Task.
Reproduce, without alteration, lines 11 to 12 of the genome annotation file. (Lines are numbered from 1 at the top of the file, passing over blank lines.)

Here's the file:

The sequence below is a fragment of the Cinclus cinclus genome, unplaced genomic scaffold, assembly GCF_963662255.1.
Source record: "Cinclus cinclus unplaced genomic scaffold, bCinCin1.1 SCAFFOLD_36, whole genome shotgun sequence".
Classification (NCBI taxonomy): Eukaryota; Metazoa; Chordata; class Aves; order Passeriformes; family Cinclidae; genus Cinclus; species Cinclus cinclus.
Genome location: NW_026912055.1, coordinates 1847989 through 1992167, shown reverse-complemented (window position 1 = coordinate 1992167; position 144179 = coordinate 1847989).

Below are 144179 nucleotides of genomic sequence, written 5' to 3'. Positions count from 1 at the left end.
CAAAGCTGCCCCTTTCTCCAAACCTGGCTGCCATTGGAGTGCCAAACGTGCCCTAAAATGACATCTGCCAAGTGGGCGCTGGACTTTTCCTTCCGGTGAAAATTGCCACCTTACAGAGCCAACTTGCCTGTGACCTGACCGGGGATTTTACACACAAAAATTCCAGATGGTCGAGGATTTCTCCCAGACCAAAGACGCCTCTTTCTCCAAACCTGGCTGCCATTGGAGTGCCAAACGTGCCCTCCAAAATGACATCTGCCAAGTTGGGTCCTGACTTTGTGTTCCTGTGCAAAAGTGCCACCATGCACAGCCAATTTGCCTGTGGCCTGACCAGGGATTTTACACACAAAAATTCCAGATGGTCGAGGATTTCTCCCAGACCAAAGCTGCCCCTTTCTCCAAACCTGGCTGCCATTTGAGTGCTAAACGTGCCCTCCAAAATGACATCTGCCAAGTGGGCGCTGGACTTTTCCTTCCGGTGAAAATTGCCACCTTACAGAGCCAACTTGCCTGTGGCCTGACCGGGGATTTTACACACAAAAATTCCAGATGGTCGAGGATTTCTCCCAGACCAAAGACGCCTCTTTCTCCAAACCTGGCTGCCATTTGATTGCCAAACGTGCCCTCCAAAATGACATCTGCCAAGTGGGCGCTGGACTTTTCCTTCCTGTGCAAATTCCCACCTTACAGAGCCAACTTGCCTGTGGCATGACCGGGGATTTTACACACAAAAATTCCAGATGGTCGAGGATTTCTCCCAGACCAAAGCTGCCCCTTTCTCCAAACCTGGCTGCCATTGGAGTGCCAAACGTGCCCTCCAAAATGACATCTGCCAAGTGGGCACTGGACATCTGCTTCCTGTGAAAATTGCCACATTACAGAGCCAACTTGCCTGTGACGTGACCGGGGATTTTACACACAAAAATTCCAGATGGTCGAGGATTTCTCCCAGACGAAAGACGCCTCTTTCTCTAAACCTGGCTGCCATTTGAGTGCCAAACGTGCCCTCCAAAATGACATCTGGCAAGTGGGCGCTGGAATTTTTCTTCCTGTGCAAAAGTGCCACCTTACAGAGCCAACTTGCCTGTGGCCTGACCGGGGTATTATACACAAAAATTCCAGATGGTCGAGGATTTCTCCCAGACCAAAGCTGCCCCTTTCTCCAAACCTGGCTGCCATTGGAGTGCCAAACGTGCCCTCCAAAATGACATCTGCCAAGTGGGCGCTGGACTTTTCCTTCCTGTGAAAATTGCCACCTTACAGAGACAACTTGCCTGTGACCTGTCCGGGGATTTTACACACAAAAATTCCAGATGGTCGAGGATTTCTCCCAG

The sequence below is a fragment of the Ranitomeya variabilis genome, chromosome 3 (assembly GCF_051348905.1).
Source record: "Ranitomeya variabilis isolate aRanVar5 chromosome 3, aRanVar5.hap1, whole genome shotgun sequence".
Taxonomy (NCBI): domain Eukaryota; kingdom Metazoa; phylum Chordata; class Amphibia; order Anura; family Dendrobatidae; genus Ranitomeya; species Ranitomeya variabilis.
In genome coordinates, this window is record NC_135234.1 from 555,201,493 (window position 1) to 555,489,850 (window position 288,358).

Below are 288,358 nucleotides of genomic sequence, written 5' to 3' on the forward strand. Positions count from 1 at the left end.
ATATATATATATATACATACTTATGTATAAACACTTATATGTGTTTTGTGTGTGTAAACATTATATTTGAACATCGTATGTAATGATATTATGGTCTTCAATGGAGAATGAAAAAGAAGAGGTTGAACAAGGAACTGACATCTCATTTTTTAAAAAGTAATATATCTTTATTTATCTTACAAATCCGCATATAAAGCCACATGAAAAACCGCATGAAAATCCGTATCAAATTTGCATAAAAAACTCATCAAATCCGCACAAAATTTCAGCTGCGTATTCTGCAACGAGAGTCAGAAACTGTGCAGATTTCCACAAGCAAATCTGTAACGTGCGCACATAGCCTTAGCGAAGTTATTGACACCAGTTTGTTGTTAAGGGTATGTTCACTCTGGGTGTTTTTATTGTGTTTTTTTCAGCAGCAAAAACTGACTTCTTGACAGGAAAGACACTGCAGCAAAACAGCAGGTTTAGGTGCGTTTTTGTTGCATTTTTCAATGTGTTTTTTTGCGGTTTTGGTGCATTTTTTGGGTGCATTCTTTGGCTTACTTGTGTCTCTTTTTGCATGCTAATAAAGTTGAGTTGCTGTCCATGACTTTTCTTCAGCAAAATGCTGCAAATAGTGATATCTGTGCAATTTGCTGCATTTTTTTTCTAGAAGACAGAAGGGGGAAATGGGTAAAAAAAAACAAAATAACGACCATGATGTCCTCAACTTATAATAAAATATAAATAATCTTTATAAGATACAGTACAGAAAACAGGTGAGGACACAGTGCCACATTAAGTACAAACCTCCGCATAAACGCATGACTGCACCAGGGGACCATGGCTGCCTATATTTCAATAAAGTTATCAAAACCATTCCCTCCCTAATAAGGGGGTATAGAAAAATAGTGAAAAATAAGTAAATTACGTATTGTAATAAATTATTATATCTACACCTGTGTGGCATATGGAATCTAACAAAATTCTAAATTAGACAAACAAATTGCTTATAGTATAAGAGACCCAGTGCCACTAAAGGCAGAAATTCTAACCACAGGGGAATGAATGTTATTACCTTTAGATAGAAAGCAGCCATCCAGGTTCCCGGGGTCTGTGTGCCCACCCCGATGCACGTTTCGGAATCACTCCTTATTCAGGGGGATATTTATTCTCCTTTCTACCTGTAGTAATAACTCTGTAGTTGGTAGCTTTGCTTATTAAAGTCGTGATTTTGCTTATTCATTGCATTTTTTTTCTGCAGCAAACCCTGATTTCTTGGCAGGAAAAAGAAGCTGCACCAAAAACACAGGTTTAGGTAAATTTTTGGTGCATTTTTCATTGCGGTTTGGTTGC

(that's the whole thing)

Below are 288,358 nucleotides of genomic sequence, written 5' to 3' on the forward strand. Positions count from 1 at the left end.
ATATATATATATATACATACTTATGTATAAACACTTATATGTGTTTTGTGTGTGTAAACATTATATTTGAACATCGTATGTAATGATATTATGGTCTTCAATGGAGAATGAAAAAGAAGAGGTTGAACAAGGAACTGACATCTCATTTTTTAAAAAGTAATATATCTTTATTTATCTTACAAATCCGCATATAAAGCCACATGAAAAACCGCATGAAAATCCGTATCAAATTTGCATAAAAAACTCATCAAATCCGCACAAAATTTCAGCTGCGTATTCTGCAACGAGAGTCAGAAACTGTGCAGATTTCCACAAGCAAATCTGTAACGTGCGCACATAGCCTTAGCGAAGTTATTGACACCAGTTTGTTGTTAAGGGTATGTTCACTCTGGGTGTTTTTATTGTGTTTTTTTCAGCAGCAAAAACTGACTTCTTGACAGGAAAGACACTGCAGCAAAACAGCAGGTTTAGGTGCGTTTTTGTTGCATTTTTCAATGTGTTTTTTTGCGGTTTTGGTGCATTTTTTGGGTGCATTCTTTGGCTTACTTGTGTCTCTTTTTGCATGCTAATAAAGTTGAGTTGCTGTCCATGACTTTTCTTCAGCAAAATGCTGCAAATAGTGATATCTGTGCAATTTGCTGCATTTTTTTTCTAGAAGACAGAAGGGGGAAATGGGTAAAAAAAAACAAAATAACGACCATGATGTCCTCAACTTATAATAAAATATAAATAATCTTTATAAGATACAGTACAGAAAACAGGTGAGGACACAGTGCCACATTAAGTACAAACCTCCGCATAAACGCATGACTGCACCAGGGGACCATGGCTGCCTATATTTCAATAAAGTTATCAAAACCATTCCCTCCCTAATAAGGGGGTATAGAAAAATAGTGAAAAATAAGTAAATTACGTATTGTAATAAATTATTATATCTACACCTGTGTGGCATATGGAATCTAACAAAATTCTAAATTAGACAAACAAATTGCTTATAGTATAAGAGACCCAGTGCCACTAAAGGCAGAAATTCTAACCACAGGGGAATGAATGTTATTACCTTTAGATAGAAAGCAGCCATCCAGGTTCCCGGGGTCTGTGTGCCCACCCCGATGCACGTTTCGGAATCACTCCTTATTCAGGGGGATATTTATTCTCCTTTCTACCTGTAGTAATAACTCTGTAGTTGGTAGCTTTGCTTATTAAAGTCGTGATTTTGCTTATTCATTGCATTTTTTTTCTGCAGCAAACCCTGATTTCTTGGCAGGAAAAAGAAGCTGCACCAAAAACACAGGTTTAGGTAAATTTTTGGTGCATTTTTCATTGCGGTTTGGTTGC